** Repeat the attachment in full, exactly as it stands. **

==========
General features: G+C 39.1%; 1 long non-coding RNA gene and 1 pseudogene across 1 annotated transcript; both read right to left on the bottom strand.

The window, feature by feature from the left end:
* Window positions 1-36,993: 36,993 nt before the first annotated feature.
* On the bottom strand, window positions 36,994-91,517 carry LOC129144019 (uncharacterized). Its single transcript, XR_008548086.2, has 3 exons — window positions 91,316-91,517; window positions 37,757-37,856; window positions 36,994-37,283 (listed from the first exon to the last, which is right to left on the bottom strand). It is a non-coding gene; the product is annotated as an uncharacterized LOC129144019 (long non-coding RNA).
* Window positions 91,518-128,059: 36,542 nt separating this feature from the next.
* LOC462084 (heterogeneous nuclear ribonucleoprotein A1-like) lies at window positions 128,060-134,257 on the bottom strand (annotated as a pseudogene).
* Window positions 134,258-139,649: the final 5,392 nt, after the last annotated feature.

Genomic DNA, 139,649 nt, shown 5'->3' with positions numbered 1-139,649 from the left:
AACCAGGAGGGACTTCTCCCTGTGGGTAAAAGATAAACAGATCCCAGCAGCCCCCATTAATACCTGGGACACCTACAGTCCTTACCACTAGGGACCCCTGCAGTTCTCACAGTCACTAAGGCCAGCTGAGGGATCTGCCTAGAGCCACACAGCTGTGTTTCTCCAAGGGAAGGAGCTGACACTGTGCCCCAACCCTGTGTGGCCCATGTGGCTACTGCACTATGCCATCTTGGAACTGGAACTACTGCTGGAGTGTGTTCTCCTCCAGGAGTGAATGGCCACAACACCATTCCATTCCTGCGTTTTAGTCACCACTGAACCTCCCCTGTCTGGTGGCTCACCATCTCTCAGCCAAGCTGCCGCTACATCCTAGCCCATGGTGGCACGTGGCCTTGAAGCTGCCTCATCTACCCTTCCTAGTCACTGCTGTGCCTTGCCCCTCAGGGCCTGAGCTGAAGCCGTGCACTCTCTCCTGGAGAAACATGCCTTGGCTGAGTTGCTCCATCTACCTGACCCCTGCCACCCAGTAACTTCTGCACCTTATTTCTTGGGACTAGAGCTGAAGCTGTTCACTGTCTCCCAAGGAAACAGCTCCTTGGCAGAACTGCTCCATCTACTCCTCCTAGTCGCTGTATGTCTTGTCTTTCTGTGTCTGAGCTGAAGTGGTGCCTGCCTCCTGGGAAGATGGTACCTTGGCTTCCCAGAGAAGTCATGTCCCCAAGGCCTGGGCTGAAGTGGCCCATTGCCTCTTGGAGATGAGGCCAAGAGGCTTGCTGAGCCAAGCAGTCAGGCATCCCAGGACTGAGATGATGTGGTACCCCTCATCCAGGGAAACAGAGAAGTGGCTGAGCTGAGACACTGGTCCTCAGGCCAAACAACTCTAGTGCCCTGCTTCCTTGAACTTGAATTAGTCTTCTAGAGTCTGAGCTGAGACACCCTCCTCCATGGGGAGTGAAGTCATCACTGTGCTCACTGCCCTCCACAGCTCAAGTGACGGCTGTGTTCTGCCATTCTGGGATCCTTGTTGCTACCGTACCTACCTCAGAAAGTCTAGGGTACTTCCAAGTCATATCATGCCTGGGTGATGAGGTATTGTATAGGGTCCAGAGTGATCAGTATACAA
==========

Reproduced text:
General features: G+C 39.1%; 1 long non-coding RNA gene and 1 pseudogene across 1 annotated transcript; both read right to left on the bottom strand.

The window, feature by feature from the left end:
* Window positions 1-36,993: 36,993 nt before the first annotated feature.
* On the bottom strand, window positions 36,994-91,517 carry LOC129144019 (uncharacterized). Its single transcript, XR_008548086.2, has 3 exons — window positions 91,316-91,517; window positions 37,757-37,856; window positions 36,994-37,283 (listed from the first exon to the last, which is right to left on the bottom strand). It is a non-coding gene; the product is annotated as an uncharacterized LOC129144019 (long non-coding RNA).
* Window positions 91,518-128,059: 36,542 nt separating this feature from the next.
* LOC462084 (heterogeneous nuclear ribonucleoprotein A1-like) lies at window positions 128,060-134,257 on the bottom strand (annotated as a pseudogene).
* Window positions 134,258-139,649: the final 5,392 nt, after the last annotated feature.

Genomic DNA, 139,649 nt, shown 5'->3' with positions numbered 1-139,649 from the left:
AACCAGGAGGGACTTCTCCCTGTGGGTAAAAGATAAACAGATCCCAGCAGCCCCCATTAATACCTGGGACACCTACAGTCCTTACCACTAGGGACCCCTGCAGTTCTCACAGTCACTAAGGCCAGCTGAGGGATCTGCCTAGAGCCACACAGCTGTGTTTCTCCAAGGGAAGGAGCTGACACTGTGCCCCAACCCTGTGTGGCCCATGTGGCTACTGCACTATGCCATCTTGGAACTGGAACTACTGCTGGAGTGTGTTCTCCTCCAGGAGTGAATGGCCACAACACCATTCCATTCCTGCGTTTTAGTCACCACTGAACCTCCCCTGTCTGGTGGCTCACCATCTCTCAGCCAAGCTGCCGCTACATCCTAGCCCATGGTGGCACGTGGCCTTGAAGCTGCCTCATCTACCCTTCCTAGTCACTGCTGTGCCTTGCCCCTCAGGGCCTGAGCTGAAGCCGTGCACTCTCTCCTGGAGAAACATGCCTTGGCTGAGTTGCTCCATCTACCTGACCCCTGCCACCCAGTAACTTCTGCACCTTATTTCTTGGGACTAGAGCTGAAGCTGTTCACTGTCTCCCAAGGAAACAGCTCCTTGGCAGAACTGCTCCATCTACTCCTCCTAGTCGCTGTATGTCTTGTCTTTCTGTGTCTGAGCTGAAGTGGTGCCTGCCTCCTGGGAAGATGGTACCTTGGCTTCCCAGAGAAGTCATGTCCCCAAGGCCTGGGCTGAAGTGGCCCATTGCCTCTTGGAGATGAGGCCAAGAGGCTTGCTGAGCCAAGCAGTCAGGCATCCCAGGACTGAGATGATGTGGTACCCCTCATCCAGGGAAACAGAGAAGTGGCTGAGCTGAGACACTGGTCCTCAGGCCAAACAACTCTAGTGCCCTGCTTCCTTGAACTTGAATTAGTCTTCTAGAGTCTGAGCTGAGACACCCTCCTCCATGGGGAGTGAAGTCATCACTGTGCTCACTGCCCTCCACAGCTCAAGTGACGGCTGTGTTCTGCCATTCTGGGATCCTTGTTGCTACCGTACCTACCTCAGAAAGTCTAGGGTACTTCCAAGTCATATCATGCCTGGGTGATGAGGTATTGTATAGGGTCCAGAGTGATCAGTATACAA